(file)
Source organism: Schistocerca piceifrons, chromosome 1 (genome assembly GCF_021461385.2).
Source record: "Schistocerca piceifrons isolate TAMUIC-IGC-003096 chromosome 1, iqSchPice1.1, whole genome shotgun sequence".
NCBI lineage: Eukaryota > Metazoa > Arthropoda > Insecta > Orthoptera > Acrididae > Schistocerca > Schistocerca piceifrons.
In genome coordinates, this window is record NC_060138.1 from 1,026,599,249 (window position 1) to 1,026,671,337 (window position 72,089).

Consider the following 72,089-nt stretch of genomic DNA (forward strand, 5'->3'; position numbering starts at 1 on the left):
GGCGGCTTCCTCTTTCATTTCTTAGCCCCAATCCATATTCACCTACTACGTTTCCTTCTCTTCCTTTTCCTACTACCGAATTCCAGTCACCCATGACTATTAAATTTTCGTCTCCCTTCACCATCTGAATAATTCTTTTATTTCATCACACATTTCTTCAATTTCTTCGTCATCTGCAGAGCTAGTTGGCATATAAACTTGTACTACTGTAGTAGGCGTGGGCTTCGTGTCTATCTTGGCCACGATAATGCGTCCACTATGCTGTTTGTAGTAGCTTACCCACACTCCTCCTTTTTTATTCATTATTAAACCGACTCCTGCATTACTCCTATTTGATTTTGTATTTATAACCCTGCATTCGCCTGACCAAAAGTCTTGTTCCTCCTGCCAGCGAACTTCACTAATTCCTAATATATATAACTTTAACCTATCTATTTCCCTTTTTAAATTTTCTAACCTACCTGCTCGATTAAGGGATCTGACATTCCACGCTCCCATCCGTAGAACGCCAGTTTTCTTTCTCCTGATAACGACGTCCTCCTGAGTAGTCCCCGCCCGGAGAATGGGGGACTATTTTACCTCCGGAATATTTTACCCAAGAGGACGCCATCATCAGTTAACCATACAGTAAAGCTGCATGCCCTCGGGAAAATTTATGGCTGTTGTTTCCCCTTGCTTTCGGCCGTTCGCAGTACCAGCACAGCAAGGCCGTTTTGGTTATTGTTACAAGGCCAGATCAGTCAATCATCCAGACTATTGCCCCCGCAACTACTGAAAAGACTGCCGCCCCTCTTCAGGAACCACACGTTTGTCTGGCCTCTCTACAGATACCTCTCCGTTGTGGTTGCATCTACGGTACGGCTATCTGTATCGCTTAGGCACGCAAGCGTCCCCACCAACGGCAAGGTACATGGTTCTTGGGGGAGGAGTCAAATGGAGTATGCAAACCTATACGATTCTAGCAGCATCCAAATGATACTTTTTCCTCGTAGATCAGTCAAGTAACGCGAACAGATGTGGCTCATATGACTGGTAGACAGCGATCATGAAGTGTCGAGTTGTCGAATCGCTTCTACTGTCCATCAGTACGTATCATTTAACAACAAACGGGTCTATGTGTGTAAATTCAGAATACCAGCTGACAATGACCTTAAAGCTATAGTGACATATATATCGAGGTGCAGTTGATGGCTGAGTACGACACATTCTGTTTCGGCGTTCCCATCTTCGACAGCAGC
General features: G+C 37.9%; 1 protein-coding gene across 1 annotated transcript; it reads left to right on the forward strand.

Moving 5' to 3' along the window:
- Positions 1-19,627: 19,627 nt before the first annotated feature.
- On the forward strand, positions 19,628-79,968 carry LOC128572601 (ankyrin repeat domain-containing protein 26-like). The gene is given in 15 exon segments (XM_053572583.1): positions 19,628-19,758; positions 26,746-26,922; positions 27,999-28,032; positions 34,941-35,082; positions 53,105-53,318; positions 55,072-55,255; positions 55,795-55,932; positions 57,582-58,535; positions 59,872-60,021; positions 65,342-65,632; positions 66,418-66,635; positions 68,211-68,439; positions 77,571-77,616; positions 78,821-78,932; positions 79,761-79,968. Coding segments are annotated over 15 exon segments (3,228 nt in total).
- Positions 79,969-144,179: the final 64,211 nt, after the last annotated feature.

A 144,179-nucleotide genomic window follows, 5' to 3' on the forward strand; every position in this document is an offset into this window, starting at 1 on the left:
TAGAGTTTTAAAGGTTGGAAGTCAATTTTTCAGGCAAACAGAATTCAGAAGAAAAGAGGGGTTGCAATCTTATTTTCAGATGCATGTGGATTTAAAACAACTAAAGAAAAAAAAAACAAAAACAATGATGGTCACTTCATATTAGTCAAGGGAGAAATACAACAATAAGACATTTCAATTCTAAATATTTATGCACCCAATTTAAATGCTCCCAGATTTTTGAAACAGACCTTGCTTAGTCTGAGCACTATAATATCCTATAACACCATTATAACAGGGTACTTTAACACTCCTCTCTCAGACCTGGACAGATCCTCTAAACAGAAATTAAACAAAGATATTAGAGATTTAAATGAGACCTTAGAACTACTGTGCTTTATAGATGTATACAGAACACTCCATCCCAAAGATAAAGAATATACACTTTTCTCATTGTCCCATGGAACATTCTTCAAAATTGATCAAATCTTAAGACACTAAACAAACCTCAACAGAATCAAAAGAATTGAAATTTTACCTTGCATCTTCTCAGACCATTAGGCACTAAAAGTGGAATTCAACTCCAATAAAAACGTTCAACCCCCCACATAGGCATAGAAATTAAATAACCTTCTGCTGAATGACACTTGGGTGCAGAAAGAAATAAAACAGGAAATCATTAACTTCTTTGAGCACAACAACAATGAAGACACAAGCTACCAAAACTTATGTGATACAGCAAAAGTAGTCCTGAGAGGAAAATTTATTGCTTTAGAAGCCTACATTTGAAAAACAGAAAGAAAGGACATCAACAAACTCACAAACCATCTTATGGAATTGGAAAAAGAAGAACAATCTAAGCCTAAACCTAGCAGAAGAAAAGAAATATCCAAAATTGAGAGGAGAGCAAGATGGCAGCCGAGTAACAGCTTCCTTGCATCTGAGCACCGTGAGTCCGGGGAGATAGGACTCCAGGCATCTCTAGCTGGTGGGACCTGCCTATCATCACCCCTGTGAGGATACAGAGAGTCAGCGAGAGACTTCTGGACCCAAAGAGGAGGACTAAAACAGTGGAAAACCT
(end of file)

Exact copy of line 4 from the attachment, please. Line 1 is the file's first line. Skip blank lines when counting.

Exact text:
In genome coordinates, this window is record NC_060138.1 from 1,026,599,249 (window position 1) to 1,026,671,337 (window position 72,089).